One of the biggest secrets of great grilling is in the meat selection. This is particularly important when it comes to lamb. Knowing what you are getting is vital to getting the meat you want. While lamb might not be a one of the meats think about grilling, no other meat benefits more from the fire like lamb.
Tradition has dictated that spring is the time for lamb. Young lamb used to be brought to market in April and May to be bought up and savored for its juicy, delicate flavor. Nowadays, thanks to controlled breeding young lamb can be had year round. However, you might find a narrow selection of lamb products at the local supermarket so you might need to drop by a specialty shop or meat market.
What to look for? Sheep are slaughtered at a wide variety of ages. Lamb refers to young sheep aging from one week to about eight months. Hothouse lamb is one to two weeks old. Baby lamb is four to six weeks old. Regular lamb (what you get at the supermarket) is six weeks to one year in age. After this it is referred to as mutton or yearling lamb. With increasing standardization in the meat packing industry, what you will generally find is that lamb on the market is not as young as it used to be. The typical lamb will weigh in at 32 lbs. and mutton at 50 lbs. The reason for the preference of lamb is that as a sheep ages the meat becomes tougher and stronger in flavor. Most people don't like the strong, gamy flavor.
So how do you tell what you're getting? As sheep age, the meat becomes darker. Hothouse lamb has pink flesh, white fat and red streaks through the bones. Mutton has a dark, almost purple flesh, yellow fat and white bones. And of course another way to tell is by size. The smaller the cut the younger the lamb. The younger the lamb the milder the flavor and the more tender the meat.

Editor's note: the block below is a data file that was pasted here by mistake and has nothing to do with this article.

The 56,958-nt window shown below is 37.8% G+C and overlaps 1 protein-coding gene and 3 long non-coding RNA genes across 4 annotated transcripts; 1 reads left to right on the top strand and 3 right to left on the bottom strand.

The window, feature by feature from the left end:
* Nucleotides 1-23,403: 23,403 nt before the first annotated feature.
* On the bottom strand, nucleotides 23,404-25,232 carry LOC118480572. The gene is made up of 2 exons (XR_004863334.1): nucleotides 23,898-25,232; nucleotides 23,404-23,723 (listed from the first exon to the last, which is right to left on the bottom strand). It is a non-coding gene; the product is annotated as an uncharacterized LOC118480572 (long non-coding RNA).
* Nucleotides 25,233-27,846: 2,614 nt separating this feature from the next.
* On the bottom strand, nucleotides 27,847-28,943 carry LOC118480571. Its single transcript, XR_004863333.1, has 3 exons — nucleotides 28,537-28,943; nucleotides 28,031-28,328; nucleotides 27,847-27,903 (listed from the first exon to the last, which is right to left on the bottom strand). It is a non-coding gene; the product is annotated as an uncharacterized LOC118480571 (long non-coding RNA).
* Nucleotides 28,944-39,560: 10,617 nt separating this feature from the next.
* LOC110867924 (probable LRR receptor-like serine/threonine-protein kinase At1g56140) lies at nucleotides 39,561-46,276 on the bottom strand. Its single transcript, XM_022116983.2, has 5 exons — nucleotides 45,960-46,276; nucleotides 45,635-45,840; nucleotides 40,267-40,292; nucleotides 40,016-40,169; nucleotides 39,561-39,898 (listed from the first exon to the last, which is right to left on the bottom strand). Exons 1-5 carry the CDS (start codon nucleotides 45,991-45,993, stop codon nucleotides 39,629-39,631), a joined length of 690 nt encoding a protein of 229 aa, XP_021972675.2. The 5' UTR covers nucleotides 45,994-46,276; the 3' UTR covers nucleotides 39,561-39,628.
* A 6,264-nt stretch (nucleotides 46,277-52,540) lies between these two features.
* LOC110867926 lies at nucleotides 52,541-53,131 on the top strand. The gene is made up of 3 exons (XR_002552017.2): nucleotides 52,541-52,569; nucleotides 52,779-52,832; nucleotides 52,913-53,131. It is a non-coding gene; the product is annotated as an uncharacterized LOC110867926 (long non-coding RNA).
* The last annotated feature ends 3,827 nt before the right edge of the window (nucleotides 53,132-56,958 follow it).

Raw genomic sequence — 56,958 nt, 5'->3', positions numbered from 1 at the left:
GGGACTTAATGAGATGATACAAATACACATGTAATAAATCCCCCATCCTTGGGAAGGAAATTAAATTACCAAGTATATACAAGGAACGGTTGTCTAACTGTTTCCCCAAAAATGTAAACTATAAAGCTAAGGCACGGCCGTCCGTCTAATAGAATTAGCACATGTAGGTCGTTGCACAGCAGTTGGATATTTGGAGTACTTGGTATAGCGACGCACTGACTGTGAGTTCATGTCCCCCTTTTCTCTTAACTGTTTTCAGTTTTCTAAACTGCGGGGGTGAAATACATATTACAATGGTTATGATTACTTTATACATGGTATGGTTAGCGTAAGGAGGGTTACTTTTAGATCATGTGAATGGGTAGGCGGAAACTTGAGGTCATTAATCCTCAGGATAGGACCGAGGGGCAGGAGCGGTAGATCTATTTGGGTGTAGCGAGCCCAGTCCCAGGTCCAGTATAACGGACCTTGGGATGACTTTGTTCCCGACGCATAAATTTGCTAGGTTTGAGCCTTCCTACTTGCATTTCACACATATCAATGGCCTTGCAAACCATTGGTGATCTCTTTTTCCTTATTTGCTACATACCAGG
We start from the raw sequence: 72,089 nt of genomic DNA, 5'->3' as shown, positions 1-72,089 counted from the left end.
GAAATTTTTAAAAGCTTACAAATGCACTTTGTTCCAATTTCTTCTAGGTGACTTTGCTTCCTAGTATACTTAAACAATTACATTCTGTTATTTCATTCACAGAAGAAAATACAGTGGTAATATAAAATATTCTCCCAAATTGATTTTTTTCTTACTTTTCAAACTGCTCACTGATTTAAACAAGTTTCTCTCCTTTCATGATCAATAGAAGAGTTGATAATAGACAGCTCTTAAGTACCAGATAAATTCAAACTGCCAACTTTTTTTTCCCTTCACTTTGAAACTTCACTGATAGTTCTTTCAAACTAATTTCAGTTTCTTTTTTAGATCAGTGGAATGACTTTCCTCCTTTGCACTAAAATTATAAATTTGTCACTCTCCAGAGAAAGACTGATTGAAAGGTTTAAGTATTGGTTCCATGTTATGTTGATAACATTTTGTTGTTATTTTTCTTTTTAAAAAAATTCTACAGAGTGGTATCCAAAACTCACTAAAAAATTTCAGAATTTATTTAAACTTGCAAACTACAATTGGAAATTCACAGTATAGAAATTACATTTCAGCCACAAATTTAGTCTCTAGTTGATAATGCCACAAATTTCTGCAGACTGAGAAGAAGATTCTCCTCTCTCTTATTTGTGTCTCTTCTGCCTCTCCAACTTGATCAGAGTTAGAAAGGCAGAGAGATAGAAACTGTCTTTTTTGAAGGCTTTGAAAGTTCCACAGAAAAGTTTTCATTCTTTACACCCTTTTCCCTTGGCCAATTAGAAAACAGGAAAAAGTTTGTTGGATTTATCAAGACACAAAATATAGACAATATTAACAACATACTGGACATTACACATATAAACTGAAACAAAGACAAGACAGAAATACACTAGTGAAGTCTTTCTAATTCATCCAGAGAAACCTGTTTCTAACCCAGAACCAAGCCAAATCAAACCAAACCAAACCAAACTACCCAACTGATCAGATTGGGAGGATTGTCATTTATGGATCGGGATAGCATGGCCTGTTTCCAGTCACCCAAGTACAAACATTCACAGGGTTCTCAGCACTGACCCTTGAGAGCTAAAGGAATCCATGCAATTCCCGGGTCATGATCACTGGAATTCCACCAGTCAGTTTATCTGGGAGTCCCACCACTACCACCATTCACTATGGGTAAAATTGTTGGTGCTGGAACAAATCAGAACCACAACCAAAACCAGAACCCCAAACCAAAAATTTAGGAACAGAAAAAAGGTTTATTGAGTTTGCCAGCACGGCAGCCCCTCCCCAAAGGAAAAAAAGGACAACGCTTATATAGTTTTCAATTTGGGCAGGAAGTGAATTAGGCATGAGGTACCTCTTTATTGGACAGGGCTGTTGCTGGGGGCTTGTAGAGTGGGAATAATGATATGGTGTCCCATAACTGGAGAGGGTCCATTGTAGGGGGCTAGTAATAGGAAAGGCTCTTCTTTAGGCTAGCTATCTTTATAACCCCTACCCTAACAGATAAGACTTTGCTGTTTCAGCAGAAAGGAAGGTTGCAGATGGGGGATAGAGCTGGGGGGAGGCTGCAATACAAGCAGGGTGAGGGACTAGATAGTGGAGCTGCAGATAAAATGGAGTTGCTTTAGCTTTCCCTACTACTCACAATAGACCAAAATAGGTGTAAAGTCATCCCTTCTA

So, what do you do with lamb/mutton? Why you grill it of course. The best cuts to go for are the loin, leg, rump and ribs. You can grill up these cuts just as you would pork or beef, but you will get something extra, namely a tough, strong flavor meal. The secret of cooking lamb and mutton is in the tenderizing and marinating. This secret goes back to the earliest days on sheep eating.
The oldest methods of preparing lamb or mutton (lamb was very rare in the old days because of the built in waste) involve stews and shredding. Mutton stew was a popular meal among the rural sheep raising peoples. The stew would be cooked for a very long time to tenderize the meat and reduce the flavor. Other lamb greats are Moussaka (ground lamb layered with vegetables) and Badshahi Gosht (mutton curry, boy you haven't lived until you've had a good mutton curry).
All fine and dandy, but what about the grill? To cook up a tender piece of lamb or mutton you need to first tenderize and marinade. Depending on what cut you're using, take the meat and pound it well with a meat tenderizer. This will help breakdown the meat density, allowing it to cook more evenly and allowing the fats and tendons to breakdown more. Then apply a marinade. You'll want to let this sit for a good day, or at least overnight. Traditional marinades for lamb start with olive oil and end up with a seasoning of mint, lemon or garlic. I prefer the garlic. Adding mint to lamb is in my opinion just a way to cover the strong flavor of older cuts.
When grilling, make sure the surface of the meat has a good coating of oil. Lamb will stick more than some other meats. When smoking or barbecuing, give it a good marinade and stuffing. With large cuts of lamb, make incisions into the meat and add whole garlic cloves. Sprinkle with parsley, thyme, rosemary, basil, bay leaves, etc. If you do it right the neighbors will throw out their grills and move into your backyard (charge rent).
Remember that lamb has a strong flavor. Don't hide it; complement it. Garlic, olive oil, wine, basil, thyme, rosemary, pepper, dry mustard, curry powder add to the flavor of lamb. Don't skimp on the flavor. Lamb is a primary meat from some of the world's best cooking traditions (Greek, Italian, and Indian).